How far can e-commerce sites go when it comes to consumer privacy? It seems quite far, especially when it comes to giants such as Google or Facebook. As CNN Money portrays, Google will soon know if a consumer reacted to an online ad with an in-store purchase.
Basically, the new Google app can tell if a consumer clicked on an ad and then used a debit or credit card to buy an advertised item at a store. Google now works with card companies and matches online identities with in-store transactions.
Google seeks to protect personal privacy, or so they say. Google doesn’t see encrypted data with payment information, or a person’s name and a specific purchase. Instead, the matches are made on an aggregate basis. So, Google can better tell advertisers how their ads turned into sales.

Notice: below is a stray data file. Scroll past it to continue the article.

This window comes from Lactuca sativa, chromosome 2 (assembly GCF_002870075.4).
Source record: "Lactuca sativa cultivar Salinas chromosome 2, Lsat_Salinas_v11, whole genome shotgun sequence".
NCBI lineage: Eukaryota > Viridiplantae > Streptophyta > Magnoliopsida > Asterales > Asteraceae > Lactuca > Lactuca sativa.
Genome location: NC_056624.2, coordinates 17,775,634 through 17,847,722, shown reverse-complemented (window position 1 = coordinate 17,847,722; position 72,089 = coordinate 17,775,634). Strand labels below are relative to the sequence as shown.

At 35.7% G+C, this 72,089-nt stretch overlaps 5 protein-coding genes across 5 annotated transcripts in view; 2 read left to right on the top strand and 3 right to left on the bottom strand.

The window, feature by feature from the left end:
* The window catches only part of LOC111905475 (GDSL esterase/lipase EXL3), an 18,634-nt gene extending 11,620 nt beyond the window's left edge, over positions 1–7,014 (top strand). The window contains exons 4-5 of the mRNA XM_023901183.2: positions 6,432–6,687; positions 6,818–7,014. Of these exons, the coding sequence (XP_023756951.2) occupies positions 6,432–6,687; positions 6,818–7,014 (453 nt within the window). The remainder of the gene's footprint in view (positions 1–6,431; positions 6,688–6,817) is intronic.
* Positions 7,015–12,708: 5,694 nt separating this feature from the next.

There is an option to opt out by logging out of Google Account before searching. But, Google never asks if consumers want to opt in. It appears this is designed to benefit the e-commerce giant with increased revenues without any apparent benefits for the consumers.
In the past, and even now, Google has been criticized for arbitrarily banning digital publishers from Google Ads without disclosing a reason, while confiscating earned advertising revenue. To clarify, let’s say a site runs Google Ads, accumulates $800 in ad revenue, and Google comes in and bans the site from ability to run ads, all while confiscating accumulated revenue and without explaining why.
Now it looks Google will get access to highly personal data. The question is: Hasn’t Google been given way too much leeway?